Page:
Epilepsy Surgery May Be Best Bet When Medications Fail
WebMD News Archive
"In selected patients surgery can be a very important option," says
Solomon L. Moshe, MD. "The important thing is to identify the best
candidates for surgery, because each patient is different." Moshe is
professor of neurology, neuroscience and pediatrics, director of pediatric
neurology, and director of clinical neurophysiology at the Albert Einstein
College of Medicine in New York City.
Researchers reviewed information from medical studies conducted to date and
found that surgery for epilepsy caused by minor abnormalities in a certain
region of the brain is successful about 41% of the time. In other words, these
patients were seizure-free two years after surgery. The success rates of
surgery for other, better-studied forms of epilepsy are even higher.
These abnormalities are typically a rare congenital condition, so the
surgery is sometimes done on very young children. "If you decide to do
surgery early on, there is a greater chance the remaining part of the brain
will be able to compensate," Moshe says. "This article tells us after
surgery, 41% of patients stopped having seizures for two years -- that's a
pretty good result. We need to improve our selection of patients, so we can
have even better outcomes in the future."
When physicians are considering surgery for epilepsy, they order several
sophisticated tests, which help them to decide if the patient would be a good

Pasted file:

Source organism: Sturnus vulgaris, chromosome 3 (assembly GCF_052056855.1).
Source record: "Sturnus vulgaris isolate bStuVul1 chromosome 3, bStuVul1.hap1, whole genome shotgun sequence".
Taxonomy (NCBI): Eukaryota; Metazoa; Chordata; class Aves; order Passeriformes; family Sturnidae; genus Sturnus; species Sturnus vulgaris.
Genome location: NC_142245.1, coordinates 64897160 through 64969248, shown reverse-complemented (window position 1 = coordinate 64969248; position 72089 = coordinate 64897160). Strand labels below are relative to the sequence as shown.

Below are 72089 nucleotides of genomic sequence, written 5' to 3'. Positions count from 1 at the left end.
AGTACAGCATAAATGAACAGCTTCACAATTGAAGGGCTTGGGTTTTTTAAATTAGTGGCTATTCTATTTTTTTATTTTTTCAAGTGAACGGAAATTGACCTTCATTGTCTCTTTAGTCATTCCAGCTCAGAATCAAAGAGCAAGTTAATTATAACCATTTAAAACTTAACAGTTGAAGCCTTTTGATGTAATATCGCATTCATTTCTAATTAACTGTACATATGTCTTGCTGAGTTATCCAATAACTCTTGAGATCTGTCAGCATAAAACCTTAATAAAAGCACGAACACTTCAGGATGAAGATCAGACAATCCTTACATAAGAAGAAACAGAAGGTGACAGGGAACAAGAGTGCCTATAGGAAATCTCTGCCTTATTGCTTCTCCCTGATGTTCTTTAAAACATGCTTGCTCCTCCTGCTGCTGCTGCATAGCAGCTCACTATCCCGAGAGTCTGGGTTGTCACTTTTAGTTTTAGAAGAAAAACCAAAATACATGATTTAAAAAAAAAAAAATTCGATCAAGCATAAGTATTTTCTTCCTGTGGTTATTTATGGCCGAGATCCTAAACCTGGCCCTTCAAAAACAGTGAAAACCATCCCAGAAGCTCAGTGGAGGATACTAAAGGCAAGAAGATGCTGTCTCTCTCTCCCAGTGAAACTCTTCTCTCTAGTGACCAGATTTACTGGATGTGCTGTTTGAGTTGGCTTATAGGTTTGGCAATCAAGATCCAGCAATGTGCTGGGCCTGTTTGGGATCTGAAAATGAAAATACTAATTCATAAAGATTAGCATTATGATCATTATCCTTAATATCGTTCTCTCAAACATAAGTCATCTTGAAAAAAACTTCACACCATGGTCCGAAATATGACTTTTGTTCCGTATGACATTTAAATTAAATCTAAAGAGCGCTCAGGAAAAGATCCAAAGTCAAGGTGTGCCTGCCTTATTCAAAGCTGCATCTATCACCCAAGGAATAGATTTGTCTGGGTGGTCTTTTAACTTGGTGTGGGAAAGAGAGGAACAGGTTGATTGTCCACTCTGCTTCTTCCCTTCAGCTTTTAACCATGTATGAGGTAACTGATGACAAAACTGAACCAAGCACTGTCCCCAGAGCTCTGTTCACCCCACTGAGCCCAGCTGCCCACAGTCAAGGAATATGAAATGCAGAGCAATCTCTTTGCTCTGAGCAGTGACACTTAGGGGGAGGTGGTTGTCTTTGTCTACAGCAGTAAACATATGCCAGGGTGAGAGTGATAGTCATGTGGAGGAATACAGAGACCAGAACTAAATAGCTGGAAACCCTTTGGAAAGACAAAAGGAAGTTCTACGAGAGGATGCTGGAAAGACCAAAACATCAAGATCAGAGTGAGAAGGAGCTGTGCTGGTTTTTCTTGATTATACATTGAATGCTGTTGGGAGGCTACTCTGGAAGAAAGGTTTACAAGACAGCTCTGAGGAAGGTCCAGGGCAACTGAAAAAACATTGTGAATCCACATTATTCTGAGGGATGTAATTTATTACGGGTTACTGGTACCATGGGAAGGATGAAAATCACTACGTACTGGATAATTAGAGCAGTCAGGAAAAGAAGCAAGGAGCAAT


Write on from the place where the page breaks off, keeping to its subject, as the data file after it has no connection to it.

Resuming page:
candidate for the surgery. These tests help the physician identify the parts of
the brain that are abnormal and therefore responsible for the seizures.
The best candidates for surgery are those with a specific brain area where
seizures originate. If that part of the brain can be removed, the seizures will
cease. However, sometimes there is no specific area or the specific area is in
an essential part of the brain, so that surgery could run the risk of serious
After facing uncontrolled seizures and then having surgery for her epilepsy,
Price today still emphasizes the importance of therapeutic humor and developing
a good attitude to cope with all the challenges of life, including epilepsy.
"I always had the ability, instead of letting epilepsy hold me down, to
just put it aside and find ways to laugh at it," she says.
For more information from WebMD, see our Diseases and Conditions Epilepsy page.